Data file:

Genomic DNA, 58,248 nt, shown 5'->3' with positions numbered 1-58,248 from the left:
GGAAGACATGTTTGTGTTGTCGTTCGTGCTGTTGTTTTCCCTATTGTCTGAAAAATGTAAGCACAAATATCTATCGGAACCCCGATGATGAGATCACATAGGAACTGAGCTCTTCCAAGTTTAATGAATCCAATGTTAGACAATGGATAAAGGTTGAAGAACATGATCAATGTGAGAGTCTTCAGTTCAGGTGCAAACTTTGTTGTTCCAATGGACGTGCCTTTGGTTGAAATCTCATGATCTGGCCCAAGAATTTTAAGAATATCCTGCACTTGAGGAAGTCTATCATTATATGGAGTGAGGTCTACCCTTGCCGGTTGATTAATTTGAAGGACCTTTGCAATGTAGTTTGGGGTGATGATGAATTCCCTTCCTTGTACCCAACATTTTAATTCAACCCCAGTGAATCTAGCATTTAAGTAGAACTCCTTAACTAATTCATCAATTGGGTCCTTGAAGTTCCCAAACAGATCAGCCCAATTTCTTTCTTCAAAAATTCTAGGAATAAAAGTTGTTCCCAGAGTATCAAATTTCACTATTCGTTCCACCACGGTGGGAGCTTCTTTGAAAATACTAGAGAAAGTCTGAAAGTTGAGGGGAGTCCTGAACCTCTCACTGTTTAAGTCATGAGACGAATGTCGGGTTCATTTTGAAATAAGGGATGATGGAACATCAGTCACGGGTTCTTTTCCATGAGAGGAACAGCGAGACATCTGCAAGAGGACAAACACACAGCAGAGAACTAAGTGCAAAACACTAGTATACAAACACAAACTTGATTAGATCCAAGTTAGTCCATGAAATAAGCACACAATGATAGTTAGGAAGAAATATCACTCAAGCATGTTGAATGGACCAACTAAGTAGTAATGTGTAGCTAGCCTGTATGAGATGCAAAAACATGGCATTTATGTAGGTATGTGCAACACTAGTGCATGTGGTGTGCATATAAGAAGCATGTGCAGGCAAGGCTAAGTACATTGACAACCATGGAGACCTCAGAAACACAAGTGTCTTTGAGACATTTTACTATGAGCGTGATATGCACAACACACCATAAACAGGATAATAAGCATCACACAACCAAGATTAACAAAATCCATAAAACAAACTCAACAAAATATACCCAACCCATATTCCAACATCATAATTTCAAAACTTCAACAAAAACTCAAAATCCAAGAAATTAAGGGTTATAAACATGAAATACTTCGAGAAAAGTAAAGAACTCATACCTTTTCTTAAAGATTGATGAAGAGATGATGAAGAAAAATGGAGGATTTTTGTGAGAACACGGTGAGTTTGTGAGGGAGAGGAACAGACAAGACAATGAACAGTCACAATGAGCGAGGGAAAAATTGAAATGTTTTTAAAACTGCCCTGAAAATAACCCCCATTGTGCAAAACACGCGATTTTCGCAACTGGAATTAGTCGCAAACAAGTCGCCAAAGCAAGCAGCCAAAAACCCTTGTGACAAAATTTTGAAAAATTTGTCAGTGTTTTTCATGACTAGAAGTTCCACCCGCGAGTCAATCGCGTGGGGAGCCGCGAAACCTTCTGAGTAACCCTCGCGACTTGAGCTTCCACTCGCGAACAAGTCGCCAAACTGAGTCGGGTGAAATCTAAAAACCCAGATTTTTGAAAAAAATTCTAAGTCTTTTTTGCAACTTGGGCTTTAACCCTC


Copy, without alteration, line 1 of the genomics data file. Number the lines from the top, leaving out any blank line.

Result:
Genomic DNA, 58,248 nt, shown 5'->3' with positions numbered 1-58,248 from the left: